Last week we presented the story of 22 Oxford Road. Completed in 1941, the property was built for respected businessmen and acclaimed powerboat owner and racer Herbert (Herb) A. Mendelsohn. It is not known who designed the house, but it appears it was built by prolific builder Walter Mast. It was razed in 2006.
This week we would like to introduce you to another lost home that was located on the corner of Oxford Road and Lake Shore – welcome to 665 Lake Shore. The Regency Moderne style property was completed for prolific inventor, Robert Pauli Scherer, in 1951. It was designed by prominent architect Hugh T. Keyes who considered the property to be one of his more significant works.
665 Lake Shore was a 7,050 sq ft home, situated on 3 lots. The picturesque extensive grounds were elevated and tiered down to the lake. Despite the residence having a Lake Shore address, the footprint of the home had the front door, driveway and the four-car heated garage facing Oxford Road. The modern residence was a white brick construction that formed a crescent shape - a common trait of many Regency Moderne style properties - with walls of glass facing Lake St. Clair. The open floor plan included a magnificent sweeping staircase in the center of the house, and a soaring two-story window that also faced onto Oxford Rd. The first floor contained a large number of rooms including: a 30’ x 17’ sq ft living room, a 19’ x 22’ sq ft dining room, a huge 23’ x 15’ sq ft kitchen, a 21’ x 22’ sq ft family room, a 16’ x 15’ sq ft library, a large 18’ x 19’ sq ft sun room, along with two bedrooms (one of the bedrooms measured 16’ x 18’ sq ft, it also included a his and her bathroom and dressing rooms). The second floor featured three further bedrooms, and a sitting room. The property had a heated in ground pool, and a fully equipped metalworking and woodworking shop in the basement. Color image courtesy of: Wikipedia.
The original owner of 665 Lake Shore was Robert Pauli Scherer, who invented the rotary die press used to create soft gelatin capsules for medications and dietary supplements – this ultimately lead to commercializing the production of gelatin capsules. His invention revolutionized the pharmaceutical world and helped raise worldwide health and nutritional standards. Robert Scherer was born in Detroit, in 1906. Having been raised and educated in the city Scherer attended the University of Michigan to study chemical engineering. After graduation, in 1930, Scherer began working in the pharmaceutical field. Based on an article on detroithistorical.org we understand ‘in a workshop in the basement of his parents’ Detroit home (located at 67 Kirby Street), Scherer invented the rotary die encapsulation machine’. The article explains ‘Scherer applied for a patent for his invention in 1931, and in 1933 he founded the Gelatin Products Company, which became the R.P. Scherer Corporation in 1947. The firm was the world's largest manufacturer of soft gelatin capsules by 1984, with 18 plants located across 12 different countries’. ‘During his life, Scherer was granted 52 patents’. Source: detroithistorical.org. He was married to Margaret (Lindsey) and they had four children (2 sons and 2 daughters). Prior to moving to Grosse Pointe, the Scherer family resided at an historic Tudor home, 19410 Lucerne Drive in Palmer Woods. Robert Pauli Scherer passed in July 1960.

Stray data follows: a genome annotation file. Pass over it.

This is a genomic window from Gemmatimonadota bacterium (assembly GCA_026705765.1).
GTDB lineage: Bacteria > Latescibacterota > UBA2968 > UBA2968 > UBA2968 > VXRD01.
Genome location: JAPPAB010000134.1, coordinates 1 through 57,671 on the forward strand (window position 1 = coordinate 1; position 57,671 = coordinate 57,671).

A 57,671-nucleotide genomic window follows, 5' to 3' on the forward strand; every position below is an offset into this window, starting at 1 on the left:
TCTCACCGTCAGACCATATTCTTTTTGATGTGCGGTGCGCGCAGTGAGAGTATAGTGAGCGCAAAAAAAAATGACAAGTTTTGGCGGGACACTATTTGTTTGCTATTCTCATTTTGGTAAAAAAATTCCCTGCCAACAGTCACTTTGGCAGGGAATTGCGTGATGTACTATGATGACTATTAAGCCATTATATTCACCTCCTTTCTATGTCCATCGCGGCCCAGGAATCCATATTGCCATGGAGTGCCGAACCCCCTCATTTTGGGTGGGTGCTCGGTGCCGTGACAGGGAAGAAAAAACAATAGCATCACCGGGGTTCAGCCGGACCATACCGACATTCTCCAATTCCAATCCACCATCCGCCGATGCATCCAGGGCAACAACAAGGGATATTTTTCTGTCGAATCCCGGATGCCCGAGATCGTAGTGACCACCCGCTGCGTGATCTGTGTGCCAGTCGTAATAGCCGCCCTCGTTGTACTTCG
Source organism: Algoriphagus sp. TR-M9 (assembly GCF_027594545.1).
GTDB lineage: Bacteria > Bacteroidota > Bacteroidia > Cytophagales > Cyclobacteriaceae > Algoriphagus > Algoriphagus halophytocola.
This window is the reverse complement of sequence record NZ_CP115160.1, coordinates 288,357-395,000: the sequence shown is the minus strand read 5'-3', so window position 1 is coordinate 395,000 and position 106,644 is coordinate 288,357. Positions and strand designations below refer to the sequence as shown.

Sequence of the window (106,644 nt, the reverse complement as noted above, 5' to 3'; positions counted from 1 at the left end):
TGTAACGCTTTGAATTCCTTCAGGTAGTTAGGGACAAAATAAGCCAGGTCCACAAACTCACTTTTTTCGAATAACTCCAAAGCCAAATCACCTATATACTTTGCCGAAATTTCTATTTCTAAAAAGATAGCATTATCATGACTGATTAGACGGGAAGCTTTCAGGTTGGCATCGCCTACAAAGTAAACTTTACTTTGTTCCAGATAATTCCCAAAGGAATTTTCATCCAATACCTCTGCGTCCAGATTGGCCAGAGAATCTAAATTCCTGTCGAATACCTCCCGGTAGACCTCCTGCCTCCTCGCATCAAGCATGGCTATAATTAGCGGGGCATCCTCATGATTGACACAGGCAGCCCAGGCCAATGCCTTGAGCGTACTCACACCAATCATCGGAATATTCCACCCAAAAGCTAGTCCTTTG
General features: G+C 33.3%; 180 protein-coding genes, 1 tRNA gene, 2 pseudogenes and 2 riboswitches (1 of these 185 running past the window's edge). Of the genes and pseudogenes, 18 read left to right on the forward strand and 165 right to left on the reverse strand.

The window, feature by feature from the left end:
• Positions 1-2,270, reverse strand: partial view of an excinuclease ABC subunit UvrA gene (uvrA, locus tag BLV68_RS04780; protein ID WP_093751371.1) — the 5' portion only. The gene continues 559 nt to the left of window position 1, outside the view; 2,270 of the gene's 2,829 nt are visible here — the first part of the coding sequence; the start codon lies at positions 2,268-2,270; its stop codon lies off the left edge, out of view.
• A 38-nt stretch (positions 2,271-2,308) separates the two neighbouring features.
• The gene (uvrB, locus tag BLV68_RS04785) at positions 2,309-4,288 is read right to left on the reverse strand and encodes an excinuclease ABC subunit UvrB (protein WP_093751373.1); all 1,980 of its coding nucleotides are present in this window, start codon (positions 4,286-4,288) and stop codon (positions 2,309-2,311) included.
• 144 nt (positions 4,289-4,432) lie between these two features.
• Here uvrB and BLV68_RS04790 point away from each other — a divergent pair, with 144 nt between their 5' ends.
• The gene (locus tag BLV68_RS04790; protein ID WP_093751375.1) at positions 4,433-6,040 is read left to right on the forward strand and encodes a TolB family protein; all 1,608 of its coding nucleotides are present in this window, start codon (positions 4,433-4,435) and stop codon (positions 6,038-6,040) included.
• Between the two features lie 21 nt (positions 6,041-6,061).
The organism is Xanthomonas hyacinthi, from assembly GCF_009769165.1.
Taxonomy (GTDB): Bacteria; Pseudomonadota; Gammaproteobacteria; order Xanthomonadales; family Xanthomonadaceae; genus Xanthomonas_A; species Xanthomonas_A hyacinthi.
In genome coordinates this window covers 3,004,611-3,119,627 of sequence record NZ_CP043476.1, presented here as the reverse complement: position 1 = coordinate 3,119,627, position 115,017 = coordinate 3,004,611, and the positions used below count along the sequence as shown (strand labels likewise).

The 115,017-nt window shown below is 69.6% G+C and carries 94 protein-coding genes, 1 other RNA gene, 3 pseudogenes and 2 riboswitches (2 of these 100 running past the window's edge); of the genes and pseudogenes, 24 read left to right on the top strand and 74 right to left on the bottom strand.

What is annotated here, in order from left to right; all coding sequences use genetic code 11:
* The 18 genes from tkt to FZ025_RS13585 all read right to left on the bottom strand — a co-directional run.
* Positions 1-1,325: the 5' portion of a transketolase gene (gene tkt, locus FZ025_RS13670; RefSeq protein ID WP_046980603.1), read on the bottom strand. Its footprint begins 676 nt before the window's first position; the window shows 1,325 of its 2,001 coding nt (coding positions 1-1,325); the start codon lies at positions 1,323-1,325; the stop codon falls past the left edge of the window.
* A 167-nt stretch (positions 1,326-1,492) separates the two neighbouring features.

Hugh T. Keyes, the designer of 665 Lake Shore, was a phenomenal architect; we have featured his work on many occasions. His work centered on creating grand estates for the industrialists of Metropolitan Detroit (clients included Ford, Hudson-Tannahill, Bugas and Mennen) and he is considered to be one of the most versatile architects of his generation. During the early 1930’s Keyes began to move away from his traditional Georgian/Palladian work to focus more on modern style homes, centered on functionalism – a favored style of acclaimed Franco-Swiss architect Le Corbusier. Keyes would subsequently create his own interpretation of this style with his own Regency Moderne approach defined by flat surfaces and distinctive ‘white brick’. This approach became an extremely popular feature of much of his work from the late 1930’s onwards. Some excellent examples of Keyes modern work in Grosse Pointe are:
- 41 Lochmoor – International Style, 1936 – razed in the 1990’s
- 25 Fisher – Functionalism/International style, 1937
- 60 Renaud – Regency Moderne style, 1939
- 22 Lee Gate Lane – Regency Moderne style, 1947
After her husband’s death, in 1960, Margaret Scherer continued to reside at 665 Lake Shore until 1980. The property was then purchased by Mr. M. Ahdab for $410,000 (around $1.4m today). It was sold in 1984, to Ron and Mary Lamparter who resided at the home for 24 years. The property was sold for the final time in November 2008. It was demolished around 2010, and the 3 lots was subsequently divided. It is now the location of two new homes facing Lake. St Clair.
*Photos courtesy of the Higbie Maxon Agney archives unless stated.
** Research, information, and data sources are deemed reliable, but accuracy cannot be fully guaranteed.
Written by Katie Doelle
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